The first season of Blizzard’s Overwatch League, or OWL, is coming to a close. It’s been a rollercoaster of a debut season, with the champions of the pre-OWL years, Lunatic-Hai (now Seoul Dynasty) and Team EnVyUs (now Dallas Fuel), both crumbling like Ozymandian kings beneath the sands of the 2018 Overwatch era. With neither preseason favorite appearing in the playoffs, the new teams scrambled in the dust for the fallen crown, but only six remain to battle for the throne.
These six teams advance to the playoffs, to be held in Los Angeles beginning July 11. The leaders of the Pacific and Atlantic divisions receive first-round byes while the other four teams battle it out to secure their spots in the semifinals.
Each of these quarterfinal matches will be played as a best-of-three series played over two days, with each series consisting of best-of-five maps. After that, the two remaining finalists will duke it out July 27-28 at the Barclays Center in Brooklyn, New York.
Today, we will preview this week’s quarterfinal match between the Boston Uprising and the Philadelphia Fusion.
Boston Uprising vs. Philadelphia Fusion
Played on July 11 and 13, this match will show two extremes of “Overwatch.”
The Uprising are known for their discipline and strategy. They were built specifically to be “coachable” and share many of the beliefs the team’s owner, Robert Kraft, instilled in the New England Patriots under Bill Belichick. Chris “HuK” Loranger, the Uprising’s president of gaming, stated in an interview with InvenGlobal that he considered himself and the Kraft Group to be “on the same wavelength.”
Certainly, the Uprising seem to have adopted the Patriots’ “next man up” philosophy. After star player Jonathan “DreamKazper” Sanchez was removed from the team, it seemed to be all over for the Uprising. Instead, they bunkered down, and Stanislav “Mistakes” Danilov slotted neatly into the starting roster. And off of Kwon “Striker” Nam-joo’s amazing Tracer play, the Boston Uprising became the first and only team to have an undefeated stage, going 10-0 in Stage 3, including a victory over the London Spitfire that reduced Striker to tears.
Unfortunately, things have been on a downturn for the Uprising ever since.
Mistakes is competently reliable, but not a star, and the introduction of Brigitte has made Striker’s iconic Tracer much more difficult to play. Further, the loss of coach Park “Crusty” Da-hee to the San Francisco Shock is sure to sting and make the transition to a new metagame much more difficult. And difficulties with skill is the last thing Boston wants when its opponent is the Philadelphia Fusion.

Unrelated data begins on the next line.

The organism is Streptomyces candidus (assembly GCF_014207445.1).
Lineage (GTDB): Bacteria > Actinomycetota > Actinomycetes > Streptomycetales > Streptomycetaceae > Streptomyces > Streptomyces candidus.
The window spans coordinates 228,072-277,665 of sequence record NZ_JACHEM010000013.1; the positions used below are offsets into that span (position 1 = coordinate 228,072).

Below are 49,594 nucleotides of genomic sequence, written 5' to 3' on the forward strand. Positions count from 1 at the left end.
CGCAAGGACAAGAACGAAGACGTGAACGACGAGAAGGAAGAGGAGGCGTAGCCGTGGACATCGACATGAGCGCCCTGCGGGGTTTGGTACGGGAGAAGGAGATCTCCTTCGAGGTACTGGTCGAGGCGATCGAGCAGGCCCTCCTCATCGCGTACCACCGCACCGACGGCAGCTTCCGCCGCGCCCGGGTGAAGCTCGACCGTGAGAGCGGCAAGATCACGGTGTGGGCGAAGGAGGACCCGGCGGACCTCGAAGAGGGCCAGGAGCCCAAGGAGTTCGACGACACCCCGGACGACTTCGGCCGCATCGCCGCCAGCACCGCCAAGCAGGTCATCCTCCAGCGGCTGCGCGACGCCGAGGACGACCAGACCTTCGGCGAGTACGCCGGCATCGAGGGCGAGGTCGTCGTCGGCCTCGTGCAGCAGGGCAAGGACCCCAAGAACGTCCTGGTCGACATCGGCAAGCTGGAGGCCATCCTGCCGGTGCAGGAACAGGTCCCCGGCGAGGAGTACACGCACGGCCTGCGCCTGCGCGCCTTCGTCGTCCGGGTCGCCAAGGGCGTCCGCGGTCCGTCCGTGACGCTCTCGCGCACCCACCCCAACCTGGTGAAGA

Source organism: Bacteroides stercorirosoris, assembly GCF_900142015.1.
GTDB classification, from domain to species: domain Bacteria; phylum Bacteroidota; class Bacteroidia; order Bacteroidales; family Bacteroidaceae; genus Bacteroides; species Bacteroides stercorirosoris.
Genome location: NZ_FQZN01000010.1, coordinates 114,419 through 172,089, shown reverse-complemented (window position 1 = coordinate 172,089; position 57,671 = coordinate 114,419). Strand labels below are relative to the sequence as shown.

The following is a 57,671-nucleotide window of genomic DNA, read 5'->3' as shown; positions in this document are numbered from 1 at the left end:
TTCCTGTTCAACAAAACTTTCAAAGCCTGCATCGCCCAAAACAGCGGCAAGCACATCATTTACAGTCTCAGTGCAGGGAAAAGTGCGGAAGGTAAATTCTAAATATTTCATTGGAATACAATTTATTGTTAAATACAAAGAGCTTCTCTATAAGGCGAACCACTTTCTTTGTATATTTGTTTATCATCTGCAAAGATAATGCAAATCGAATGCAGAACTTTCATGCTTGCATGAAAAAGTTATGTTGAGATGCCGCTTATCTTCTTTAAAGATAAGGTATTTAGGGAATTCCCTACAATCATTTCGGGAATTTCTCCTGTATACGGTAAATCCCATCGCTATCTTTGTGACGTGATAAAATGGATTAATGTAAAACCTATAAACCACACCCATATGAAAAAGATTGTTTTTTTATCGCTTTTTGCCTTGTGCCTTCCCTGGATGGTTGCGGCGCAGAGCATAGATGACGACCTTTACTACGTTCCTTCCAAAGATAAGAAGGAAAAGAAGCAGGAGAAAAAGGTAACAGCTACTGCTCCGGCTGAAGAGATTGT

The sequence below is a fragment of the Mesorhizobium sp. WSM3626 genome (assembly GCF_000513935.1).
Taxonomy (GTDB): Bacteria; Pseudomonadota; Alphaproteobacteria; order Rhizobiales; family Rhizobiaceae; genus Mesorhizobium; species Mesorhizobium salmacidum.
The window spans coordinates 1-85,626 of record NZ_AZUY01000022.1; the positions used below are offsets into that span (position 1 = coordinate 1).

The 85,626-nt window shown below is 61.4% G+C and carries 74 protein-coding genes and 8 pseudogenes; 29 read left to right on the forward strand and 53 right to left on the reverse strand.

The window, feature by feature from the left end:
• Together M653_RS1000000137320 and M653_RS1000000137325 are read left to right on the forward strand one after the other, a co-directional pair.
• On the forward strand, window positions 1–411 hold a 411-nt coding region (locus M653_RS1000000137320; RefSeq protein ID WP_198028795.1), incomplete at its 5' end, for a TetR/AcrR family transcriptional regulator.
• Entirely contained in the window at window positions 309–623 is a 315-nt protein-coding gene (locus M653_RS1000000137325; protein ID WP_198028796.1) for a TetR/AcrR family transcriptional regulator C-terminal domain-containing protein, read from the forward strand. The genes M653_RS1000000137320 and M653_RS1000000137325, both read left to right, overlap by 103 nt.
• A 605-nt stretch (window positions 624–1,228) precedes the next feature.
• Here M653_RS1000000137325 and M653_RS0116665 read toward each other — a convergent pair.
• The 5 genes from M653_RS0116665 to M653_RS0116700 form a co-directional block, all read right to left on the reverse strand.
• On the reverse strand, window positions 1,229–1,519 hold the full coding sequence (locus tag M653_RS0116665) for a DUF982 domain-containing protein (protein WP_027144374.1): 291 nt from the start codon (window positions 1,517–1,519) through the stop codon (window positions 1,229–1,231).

The Fusion are characterized by their looser independent play style, with success built off the backs of their individual mechanics. While Boston has a more limited bench with few substitutions, the Fusion have a 12-man roster, on which most of the players could easily be a starter for another team.
This team is known for its aggressive, flashy play style: Joona “fragi” Laine is famous as the most aggressive main tank in the league, Alberto “neptuNo” Gonzáles Molinillo has the most kills on Mercy, Gael “Poko” Gouzerch is known for his self-destruct kills on D.Va, and while any of their DPS players could contend for best in their role or on their hero, Lee “Carpe” Jae-hyeok is an MVP candidate for the entire league and was awarded with the No. 1 play of the regular season by the Overwatch League’s talk show, “Watchpoint.”
However, this also makes the Fusion easily the most volatile team in the League; they squeaked into the playoffs as the No. 6 seed and can go from challenging first-place New York Excelsior to barely eking out a victory over the definitively last Shanghai Dragons. The larger team makes cohesion harder to achieve, as players routinely shuffle in and out of the lineup, and their sometimes explosive, sometimes feeble performances can be attributed to their minimal structure.
The format will be the best test of these two teams: A best-of-three, best-of-five series across two days will be a marathon.
Boston must rely on its cohesion and discipline. The team’s individual ability is strong, particularly from Striker and both of its Zenyatta players, Park “Neko” Se-hyeon and Kwon “AimGod” Min-seok, but these playoffs will heavily feature Hanzo, the recently buffed hero on which neither Mistakes nor Striker is known to be proficient. The length of the matches will put a strain on the team’s smaller roster and test its mentality and stamina.
Conversely, the Fusion DPS players are practiced hands on Hanzo and with their deep bench are less likely to succumb to fatigue. However, the accompanying lack of cohesion will make their game sloppier and make practicing and strategizing more difficult. Their map-by-map game plans cannot be expected to be holistic nor complex.
A Boston victory will require two quick series wins with concentrated strategies to swiftly dismantle the Fusion before longevity makes the match messy. A Fusion victory requires putting strain on Boston and forcing the outcome to be decided by skill and nimble familiarity with the bow and arrow.
Prediction: Philadelphia Fusion will win series, 2-1.
Michael Jeong covers esports. Contact him at [email protected].